Boyoung: Yes, as an artist, you have to interpret the notes on a piece of paper. As a student still learning how to do so, it’s valuable to learn how to interpret from the interpretations of more experienced musicians. I can get one perspective from my teacher in school, but Mr. Cole can give me a different interpretation of the music. Considering all interpretations and making the music sound exactly how you feel it should and how you feel the composer intended it are essential in good music making. Additionally, if one teacher has one way of teaching a technique that doesn’t quite click with you, then you have the alternative of going to your other teacher through ArtistWorks.

ArtistWorks gives me that additional input in an affordable and convenient way. I think this convenience and affordability could benefit musicians of all levels. Advanced musicians would benefit for the reasons I listed stated previously. I remember first starting to learn the violin and always having so many questions to ask my teacher. Beginner musicians don’t have to wait until their next lesson. ArtistWorks provides a quicker method through which their question can be answered so that they could better utilize their practicing time.

AW: How has learning music affected how you learn overall? 

Boyoung: I have looked at many studies looking at how music students perform in school. For me, it’s simply a pleasurable and entertaining activity in my life. It enhances my life, but it doesn’t improve my academic pursuits.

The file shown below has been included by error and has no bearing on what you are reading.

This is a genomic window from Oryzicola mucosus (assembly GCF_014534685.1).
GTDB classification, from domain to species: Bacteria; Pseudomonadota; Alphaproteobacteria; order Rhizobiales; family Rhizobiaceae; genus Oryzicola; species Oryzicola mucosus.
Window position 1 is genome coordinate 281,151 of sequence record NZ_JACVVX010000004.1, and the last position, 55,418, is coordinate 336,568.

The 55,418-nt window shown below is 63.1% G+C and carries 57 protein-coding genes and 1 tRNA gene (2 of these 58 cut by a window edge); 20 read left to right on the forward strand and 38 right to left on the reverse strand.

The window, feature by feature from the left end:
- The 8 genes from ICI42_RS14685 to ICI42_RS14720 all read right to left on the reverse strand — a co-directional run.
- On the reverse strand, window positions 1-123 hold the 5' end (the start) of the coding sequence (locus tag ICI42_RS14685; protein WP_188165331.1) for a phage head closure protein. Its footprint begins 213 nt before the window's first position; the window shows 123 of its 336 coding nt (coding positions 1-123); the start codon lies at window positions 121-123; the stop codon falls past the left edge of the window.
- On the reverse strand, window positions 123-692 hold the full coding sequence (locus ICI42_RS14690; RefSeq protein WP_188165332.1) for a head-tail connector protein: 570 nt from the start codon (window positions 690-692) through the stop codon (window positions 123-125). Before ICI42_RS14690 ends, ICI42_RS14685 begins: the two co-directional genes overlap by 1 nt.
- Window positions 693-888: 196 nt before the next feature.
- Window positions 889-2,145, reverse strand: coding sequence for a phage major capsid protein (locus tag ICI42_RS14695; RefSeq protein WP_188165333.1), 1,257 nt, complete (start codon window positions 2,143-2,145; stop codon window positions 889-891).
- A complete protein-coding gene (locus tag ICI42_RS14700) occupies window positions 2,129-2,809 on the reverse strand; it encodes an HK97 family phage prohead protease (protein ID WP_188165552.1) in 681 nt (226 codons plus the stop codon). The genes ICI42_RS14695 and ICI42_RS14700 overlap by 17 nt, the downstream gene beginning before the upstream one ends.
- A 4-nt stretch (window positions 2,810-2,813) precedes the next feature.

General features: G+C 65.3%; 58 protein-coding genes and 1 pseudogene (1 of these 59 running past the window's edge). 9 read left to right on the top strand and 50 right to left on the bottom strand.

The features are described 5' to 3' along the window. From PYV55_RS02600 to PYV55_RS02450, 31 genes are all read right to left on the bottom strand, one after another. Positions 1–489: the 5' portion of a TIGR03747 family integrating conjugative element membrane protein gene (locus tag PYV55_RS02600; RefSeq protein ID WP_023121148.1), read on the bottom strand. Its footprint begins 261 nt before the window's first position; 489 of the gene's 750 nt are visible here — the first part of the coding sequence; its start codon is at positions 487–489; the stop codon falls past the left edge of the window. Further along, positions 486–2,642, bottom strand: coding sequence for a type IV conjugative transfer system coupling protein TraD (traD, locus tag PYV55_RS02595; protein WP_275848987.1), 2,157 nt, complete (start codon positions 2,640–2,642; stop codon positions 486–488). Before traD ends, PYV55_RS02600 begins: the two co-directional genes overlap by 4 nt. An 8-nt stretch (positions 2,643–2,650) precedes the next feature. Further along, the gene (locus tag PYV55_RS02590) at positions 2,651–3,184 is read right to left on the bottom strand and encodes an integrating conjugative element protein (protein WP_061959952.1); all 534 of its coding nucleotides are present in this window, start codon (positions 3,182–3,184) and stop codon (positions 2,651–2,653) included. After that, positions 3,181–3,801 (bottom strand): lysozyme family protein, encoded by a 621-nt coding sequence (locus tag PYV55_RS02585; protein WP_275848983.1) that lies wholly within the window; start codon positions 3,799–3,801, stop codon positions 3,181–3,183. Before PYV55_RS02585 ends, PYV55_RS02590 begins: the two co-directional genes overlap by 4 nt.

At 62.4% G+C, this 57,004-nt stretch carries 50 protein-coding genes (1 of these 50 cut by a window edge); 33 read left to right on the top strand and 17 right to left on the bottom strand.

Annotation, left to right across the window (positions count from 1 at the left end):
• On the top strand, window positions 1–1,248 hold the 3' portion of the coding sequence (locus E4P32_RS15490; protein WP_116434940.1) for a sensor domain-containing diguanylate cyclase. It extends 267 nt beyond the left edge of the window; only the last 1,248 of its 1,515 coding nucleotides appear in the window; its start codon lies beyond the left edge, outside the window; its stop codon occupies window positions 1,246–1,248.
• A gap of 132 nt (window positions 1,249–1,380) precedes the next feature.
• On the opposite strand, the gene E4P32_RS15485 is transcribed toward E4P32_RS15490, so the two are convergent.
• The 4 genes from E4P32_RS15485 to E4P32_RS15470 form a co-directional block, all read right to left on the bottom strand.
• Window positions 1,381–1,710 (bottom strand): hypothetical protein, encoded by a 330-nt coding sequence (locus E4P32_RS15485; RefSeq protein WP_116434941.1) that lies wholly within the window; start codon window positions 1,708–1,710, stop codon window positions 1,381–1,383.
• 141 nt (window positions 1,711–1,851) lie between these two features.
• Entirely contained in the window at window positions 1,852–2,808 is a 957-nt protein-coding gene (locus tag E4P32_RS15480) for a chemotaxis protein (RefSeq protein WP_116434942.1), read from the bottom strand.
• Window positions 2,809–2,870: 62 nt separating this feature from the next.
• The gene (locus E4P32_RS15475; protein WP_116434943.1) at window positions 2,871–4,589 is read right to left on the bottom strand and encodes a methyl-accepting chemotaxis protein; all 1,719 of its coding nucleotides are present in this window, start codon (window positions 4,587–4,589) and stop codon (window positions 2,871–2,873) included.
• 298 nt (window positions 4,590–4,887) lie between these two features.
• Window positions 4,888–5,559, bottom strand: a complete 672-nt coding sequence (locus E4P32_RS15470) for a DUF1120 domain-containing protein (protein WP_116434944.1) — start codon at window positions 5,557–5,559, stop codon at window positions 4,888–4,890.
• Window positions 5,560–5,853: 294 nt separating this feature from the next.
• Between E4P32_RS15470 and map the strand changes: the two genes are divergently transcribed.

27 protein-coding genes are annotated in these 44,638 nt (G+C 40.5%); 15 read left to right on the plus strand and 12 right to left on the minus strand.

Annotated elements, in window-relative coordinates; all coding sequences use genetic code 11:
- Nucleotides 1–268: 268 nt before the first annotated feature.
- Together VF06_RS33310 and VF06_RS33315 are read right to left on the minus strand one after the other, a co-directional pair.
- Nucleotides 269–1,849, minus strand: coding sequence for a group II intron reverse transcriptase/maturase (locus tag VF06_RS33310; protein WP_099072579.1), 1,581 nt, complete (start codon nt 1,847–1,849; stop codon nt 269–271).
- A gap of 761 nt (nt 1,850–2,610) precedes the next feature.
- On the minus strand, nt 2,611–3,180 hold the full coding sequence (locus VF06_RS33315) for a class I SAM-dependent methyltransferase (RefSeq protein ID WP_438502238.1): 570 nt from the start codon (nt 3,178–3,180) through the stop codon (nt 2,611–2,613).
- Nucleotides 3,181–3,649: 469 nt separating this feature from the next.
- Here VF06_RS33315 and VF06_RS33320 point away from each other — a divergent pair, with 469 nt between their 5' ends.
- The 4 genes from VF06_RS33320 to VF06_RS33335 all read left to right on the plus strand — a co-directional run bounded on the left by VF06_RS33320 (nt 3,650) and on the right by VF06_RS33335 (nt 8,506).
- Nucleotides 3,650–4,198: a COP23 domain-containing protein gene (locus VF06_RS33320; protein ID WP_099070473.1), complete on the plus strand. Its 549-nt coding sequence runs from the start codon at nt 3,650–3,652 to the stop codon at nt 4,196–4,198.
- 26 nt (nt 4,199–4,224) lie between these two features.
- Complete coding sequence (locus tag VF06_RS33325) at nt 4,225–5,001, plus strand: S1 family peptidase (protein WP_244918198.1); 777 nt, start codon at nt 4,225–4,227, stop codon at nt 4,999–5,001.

AW: What do you think are the benefits to learning music?

Boyoung: Like I said in the previous question, music enhances my life. It makes me happy. By learning music, you can value it and enjoy it a lot more.

AW: What's the best way to encourage someone to learn an instrument?

Boyoung: The best way to encourage someone to learn an instrument, I’d say, is to perform in front of them. Once they hear you play, I’m sure they would be burning with desire to play like you.

AW: What's the most fun you've ever had playing violin?

Boyoung: My senior year of high school, I played in a quartet with 3 of my very close musician friends. For one of our gigs, we played outside during the Memorial Day Festival. We had great audience interaction and I always have a great time with my friends. Creating beautiful music, in an intimate setting, with close friends, outside, in amazing weather, on a festive day. What more can you ask for!




More Profiles in Online Learning:

Find out more about online violin lessons with Richard Amoroso